South Korea hospital 'is source of many Mers cases'

Song Jae-Hoon apologises for failings at the Samsung Medical Center. 14 June 2015 Image copyright AFP
Image caption Song Jae-Hoon apologised for failings at the Samsung Medical Center

A hospital has suspended most of its services after being identified as the source of almost half the cases in the South Korean outbreak of Middle East Respiratory Syndrome (Mers).

The president of the Samsung Medical Center in the capital Seoul issued a public apology on Sunday.

Health officials have reported seven new cases bringing the total to 145. Fifteen people are known to have died.

Meanwhile, a South Korean man in Slovakia is being tested for the virus.

The man reportedly works for a subcontractor of South Korean car maker Kia.

Visitors banned

Samsung Medical Center president Song Jae-hoon told reporters that the hospital would stop treating outpatients and admitting new patients to prevent further infections among patients and medical staff.

He said no visitors would be allowed, and non-urgent surgery was being stopped.

"We apologise for causing great concern as Samsung Medical Center became the centre of the spread of Mers," he said.

Image copyright AFP
Image caption Precautions at the Samsung Medical Center in Seoul have been stepped up

"This is entirely our responsibility and failing, as we did not properly manage emergency-room staff."

Mr Song said he would review the suspension on services on 24 June.

More than 70 cases have been traced back to the hospital, authorities say.

Among them was an emergency ward orderly who worked for days after developing symptoms and came into contact with more than 200 people, officials said.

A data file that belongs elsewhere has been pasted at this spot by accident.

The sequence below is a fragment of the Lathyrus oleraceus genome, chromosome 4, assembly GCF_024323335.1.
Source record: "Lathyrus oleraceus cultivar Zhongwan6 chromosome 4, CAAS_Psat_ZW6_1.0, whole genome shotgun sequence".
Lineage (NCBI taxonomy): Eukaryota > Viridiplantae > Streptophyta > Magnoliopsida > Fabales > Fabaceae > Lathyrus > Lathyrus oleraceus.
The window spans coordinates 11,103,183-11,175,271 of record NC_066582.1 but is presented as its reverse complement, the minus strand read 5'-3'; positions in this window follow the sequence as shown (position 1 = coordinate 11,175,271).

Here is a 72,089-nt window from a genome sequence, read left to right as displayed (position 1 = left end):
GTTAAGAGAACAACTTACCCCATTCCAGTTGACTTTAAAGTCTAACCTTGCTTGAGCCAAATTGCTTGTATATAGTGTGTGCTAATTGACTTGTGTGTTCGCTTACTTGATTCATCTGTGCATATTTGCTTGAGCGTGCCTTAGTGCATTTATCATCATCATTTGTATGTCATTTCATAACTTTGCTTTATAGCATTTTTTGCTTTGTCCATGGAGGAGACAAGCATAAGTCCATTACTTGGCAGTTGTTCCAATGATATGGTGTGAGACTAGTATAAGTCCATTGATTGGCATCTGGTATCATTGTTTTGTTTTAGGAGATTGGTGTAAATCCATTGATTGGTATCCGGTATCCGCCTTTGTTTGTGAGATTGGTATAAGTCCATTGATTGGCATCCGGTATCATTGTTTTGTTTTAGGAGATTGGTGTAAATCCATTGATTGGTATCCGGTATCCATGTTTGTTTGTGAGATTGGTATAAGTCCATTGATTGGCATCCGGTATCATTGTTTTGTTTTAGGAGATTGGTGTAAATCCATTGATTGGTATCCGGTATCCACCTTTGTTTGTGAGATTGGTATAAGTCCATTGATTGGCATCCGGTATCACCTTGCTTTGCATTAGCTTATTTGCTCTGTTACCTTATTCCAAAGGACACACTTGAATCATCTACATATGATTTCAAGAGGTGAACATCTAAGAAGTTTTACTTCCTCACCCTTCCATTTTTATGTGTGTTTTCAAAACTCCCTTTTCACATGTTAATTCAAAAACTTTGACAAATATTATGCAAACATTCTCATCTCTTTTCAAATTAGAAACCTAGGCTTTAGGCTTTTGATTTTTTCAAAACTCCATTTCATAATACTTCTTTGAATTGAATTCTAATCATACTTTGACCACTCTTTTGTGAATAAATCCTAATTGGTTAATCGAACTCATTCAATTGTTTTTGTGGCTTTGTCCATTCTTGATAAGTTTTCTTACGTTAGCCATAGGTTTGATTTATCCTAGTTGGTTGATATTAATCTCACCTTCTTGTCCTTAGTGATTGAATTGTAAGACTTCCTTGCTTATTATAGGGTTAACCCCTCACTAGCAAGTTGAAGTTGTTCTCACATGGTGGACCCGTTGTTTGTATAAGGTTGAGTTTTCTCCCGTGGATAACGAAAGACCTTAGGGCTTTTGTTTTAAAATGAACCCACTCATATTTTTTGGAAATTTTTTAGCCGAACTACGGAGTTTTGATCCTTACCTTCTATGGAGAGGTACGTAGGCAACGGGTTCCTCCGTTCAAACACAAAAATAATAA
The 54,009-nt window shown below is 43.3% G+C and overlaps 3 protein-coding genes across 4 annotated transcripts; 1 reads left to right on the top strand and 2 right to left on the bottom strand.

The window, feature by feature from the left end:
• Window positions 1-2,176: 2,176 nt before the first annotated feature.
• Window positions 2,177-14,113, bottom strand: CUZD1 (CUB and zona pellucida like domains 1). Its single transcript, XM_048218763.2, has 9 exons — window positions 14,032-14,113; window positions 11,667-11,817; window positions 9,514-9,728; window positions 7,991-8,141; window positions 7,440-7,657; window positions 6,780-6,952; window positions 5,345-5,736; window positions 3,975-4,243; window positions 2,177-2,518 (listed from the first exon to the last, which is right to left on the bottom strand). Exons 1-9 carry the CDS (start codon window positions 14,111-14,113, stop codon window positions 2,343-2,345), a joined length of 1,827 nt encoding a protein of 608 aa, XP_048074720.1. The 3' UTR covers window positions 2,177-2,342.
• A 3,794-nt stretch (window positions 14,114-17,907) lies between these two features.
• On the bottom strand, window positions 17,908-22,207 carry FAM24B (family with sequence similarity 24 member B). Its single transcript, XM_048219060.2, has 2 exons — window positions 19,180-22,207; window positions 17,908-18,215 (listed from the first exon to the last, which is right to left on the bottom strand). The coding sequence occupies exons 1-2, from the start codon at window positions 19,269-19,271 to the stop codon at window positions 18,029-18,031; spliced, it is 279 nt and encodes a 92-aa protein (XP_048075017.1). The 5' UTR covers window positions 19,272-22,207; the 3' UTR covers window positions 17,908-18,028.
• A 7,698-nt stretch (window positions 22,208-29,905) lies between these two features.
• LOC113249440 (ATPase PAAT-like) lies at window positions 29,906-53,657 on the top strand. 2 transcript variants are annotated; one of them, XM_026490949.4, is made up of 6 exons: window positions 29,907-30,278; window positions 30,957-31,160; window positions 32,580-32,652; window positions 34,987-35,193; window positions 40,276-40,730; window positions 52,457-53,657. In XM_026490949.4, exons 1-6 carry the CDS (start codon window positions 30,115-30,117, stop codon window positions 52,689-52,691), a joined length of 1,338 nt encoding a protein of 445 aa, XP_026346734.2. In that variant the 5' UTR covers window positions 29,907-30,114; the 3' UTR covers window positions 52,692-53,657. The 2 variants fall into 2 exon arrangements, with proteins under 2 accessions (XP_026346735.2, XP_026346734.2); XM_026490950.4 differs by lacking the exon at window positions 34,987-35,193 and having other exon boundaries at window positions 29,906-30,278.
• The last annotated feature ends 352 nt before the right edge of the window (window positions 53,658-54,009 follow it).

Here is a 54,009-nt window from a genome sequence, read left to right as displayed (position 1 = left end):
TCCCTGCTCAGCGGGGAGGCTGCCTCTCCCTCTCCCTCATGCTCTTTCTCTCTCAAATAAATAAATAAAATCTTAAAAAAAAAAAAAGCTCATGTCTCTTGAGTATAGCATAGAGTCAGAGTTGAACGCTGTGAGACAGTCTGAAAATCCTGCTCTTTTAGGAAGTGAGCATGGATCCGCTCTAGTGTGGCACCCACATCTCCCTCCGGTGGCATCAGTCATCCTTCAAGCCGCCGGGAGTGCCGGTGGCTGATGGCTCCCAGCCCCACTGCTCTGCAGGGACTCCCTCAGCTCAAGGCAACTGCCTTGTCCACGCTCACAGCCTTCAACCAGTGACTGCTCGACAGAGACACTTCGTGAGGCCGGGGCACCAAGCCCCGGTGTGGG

It is believed the orderly picked up the virus from an infected person who waited for days in various parts of the emergency ward, potentially exposing the virus to an estimated 900 staff, patients and visitors.

South Korea reported seven new cases on Sunday and the 15th victim died in the city of Busan.

The World Health Organization (WHO) has warned that the outbreak is "large and complex" with further cases expected, although it does not expect the outbreak to spread among the wider community.

The outbreak is the largest outside Saudi Arabia, where the disease was first identified in humans in 2012.

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Media captionMers virus explained in 60 seconds

Middle East Respiratory Syndrome (Mers)

  • Mers is caused by a coronavirus, a type of virus which includes the common cold and Sars (severe acute respiratory syndrome).
  • First cases emerged in the Middle East in 2012, and the first death in Saudi Arabia in June that year.
  • It is not known for certain how it is transmitted. It is possible the virus is spread in droplets when an infected person coughs or sneezes.
  • Patients have a fever, cough and breathing difficulties, but Mers can also cause pneumonia and kidney failure.
  • Approximately 36% of reported patients with Mers have died - there is no vaccine or specific treatment.

Mers: The new coronavirus explained

How South Korea is coping with outbreak

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